|Seat Information||The act creating Hart County provided that the initial election of county officials take place on the first Monday in Feb. 1854. The first justices of the county's inferior court were authorized to select a site for the county seat, to purchase land, and to arrange for construction of a courthouse. Until a courthouse was built, the act directed that elections and county business be conducted at the Line Meeting House. At some point in 1854 or 1855, the inferior court selected the town of Hartwell as county seat. The legislature incorporated Hartwell on Feb. 26, 1856 (Ga. Laws 1855-56, p. 382)|
|Courthouse Details||Hart County's first courthouse was a two-story, wooden structure built in 1854. On Mar. 6, 1856, the legislature authorized Hart County to levy a special tax to fund construction of a new courthouse in Hartwell (Ga. Laws 1855-56, p. 541). The new courthouse was used until 1900, when it was destroyed by fire. A third courthouse was built in 1902 and served until it burned in 1967. The present courthouse was completed in 1971.|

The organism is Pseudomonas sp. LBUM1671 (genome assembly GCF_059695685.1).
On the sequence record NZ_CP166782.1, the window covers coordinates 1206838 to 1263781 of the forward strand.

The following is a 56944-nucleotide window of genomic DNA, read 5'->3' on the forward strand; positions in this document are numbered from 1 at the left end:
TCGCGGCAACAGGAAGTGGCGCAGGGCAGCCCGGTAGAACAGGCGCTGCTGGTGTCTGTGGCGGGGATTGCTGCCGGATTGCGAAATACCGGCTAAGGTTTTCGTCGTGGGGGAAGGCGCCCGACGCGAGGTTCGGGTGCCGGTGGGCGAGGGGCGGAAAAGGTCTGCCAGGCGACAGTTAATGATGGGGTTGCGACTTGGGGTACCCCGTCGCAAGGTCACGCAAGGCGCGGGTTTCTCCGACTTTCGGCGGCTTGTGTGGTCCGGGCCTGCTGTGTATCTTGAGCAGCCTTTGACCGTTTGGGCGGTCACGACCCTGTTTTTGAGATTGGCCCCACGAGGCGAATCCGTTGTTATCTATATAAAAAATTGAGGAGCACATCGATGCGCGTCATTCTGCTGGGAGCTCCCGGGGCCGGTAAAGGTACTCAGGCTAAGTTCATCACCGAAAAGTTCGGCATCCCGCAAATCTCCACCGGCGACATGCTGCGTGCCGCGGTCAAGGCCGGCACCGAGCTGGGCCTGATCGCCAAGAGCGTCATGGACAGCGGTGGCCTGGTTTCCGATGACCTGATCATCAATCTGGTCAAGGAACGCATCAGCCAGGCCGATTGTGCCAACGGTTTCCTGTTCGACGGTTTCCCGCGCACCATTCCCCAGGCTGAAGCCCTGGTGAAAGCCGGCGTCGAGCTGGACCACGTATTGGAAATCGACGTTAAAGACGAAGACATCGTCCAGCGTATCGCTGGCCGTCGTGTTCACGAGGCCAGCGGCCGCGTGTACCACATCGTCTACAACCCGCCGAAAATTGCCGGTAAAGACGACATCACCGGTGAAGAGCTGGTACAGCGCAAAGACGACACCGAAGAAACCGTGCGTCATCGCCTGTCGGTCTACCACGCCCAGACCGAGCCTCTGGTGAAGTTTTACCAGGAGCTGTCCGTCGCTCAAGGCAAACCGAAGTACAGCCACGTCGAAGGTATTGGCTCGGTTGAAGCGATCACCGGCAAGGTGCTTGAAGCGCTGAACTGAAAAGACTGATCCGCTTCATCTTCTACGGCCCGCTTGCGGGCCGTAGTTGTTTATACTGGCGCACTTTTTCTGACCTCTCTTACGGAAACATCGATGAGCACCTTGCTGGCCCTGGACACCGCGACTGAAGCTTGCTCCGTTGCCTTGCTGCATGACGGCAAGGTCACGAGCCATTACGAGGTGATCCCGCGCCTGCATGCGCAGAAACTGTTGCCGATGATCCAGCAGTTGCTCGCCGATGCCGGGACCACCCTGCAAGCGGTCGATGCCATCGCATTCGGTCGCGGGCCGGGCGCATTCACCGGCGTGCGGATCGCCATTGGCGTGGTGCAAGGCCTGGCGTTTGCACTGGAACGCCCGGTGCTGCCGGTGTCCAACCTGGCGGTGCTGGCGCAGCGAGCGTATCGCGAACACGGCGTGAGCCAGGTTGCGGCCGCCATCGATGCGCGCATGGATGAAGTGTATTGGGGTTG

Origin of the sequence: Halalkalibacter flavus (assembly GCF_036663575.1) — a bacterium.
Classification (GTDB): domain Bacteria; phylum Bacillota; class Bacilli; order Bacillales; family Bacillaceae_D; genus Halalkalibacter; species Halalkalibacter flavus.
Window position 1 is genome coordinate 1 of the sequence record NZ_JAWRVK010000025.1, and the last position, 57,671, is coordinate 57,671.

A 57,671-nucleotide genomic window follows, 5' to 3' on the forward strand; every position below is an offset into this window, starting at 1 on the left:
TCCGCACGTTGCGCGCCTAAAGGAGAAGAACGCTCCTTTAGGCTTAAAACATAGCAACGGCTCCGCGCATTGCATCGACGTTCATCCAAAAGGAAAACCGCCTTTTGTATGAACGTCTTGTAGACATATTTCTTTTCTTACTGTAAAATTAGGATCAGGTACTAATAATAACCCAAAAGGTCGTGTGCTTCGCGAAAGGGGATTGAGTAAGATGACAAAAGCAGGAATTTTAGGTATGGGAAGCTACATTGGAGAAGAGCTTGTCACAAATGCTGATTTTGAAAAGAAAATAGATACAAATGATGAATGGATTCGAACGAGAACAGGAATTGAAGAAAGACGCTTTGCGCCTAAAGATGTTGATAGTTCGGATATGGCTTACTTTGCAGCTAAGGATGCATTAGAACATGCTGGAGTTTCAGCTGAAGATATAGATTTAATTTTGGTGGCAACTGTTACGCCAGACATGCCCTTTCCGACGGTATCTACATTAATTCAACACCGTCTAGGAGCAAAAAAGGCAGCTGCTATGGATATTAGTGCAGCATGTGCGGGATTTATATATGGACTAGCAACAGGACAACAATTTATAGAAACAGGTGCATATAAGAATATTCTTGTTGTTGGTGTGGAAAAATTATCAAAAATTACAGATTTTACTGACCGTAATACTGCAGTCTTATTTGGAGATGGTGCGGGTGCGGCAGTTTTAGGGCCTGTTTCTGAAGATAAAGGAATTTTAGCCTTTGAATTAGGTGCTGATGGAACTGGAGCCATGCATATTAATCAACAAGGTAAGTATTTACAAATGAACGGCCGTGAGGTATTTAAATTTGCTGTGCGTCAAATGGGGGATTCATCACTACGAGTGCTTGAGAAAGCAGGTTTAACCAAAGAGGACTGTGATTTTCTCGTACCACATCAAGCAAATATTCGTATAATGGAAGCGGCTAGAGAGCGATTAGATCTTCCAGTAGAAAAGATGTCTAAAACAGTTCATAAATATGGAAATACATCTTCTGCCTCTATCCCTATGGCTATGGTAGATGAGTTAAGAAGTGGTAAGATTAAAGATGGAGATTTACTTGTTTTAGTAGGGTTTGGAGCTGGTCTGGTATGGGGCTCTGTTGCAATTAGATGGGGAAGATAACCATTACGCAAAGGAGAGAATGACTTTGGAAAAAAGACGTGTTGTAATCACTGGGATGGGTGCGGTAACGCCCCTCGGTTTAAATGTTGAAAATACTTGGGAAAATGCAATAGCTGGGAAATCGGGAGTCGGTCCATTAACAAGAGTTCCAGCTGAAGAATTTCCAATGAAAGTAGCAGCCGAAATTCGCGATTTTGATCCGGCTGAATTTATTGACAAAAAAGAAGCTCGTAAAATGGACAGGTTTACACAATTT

|County Area||256.4 Square Miles|
Hart County was created from Franklin and Elbert counties on Dec. 7, 1853 by an act of the General Assembly (Ga. Laws 1853-54, p. 302). According to that act, Hart County’s original boundaries were described as:
Beginning at Stower’s ferry, on Savannah river, formerly known as Brown’s ferry, and running in a straight line to the residence of Middleton G. Hickman, in Elberton County, including said residence in the new county, thence in a straight line to the corner of Madison County, nearest to the Little Holly Springs, thence along the boundary line of Madison County to the corner of Elbert, Franklin, and Madison Counties, near the residence of Anguish Johnson, thence in a straight line to the nearest cross roads to the residence of Job Bowers, not including the residence of Moses and Joseph Manley, in Franklin County, between said residence and Carnesville, on the road leading from Carnesville to Ruckersville, thence in a straight line to a place sometimes called the Negro’s old store place, now owned by Leonard Bonds, of Franklin County, thence in a straight line to the mouth of Gum Log creek, on Tugalo river, thence along the eastern boundary of the State of Georgia to the beginning.
Georgia’s 102nd county was named for Revolutionary War heroine Nancy Hart. It is the only county in Georgia—and possibly in the United States—named for a woman.
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|Legal Organ||The Hartwell Sun|
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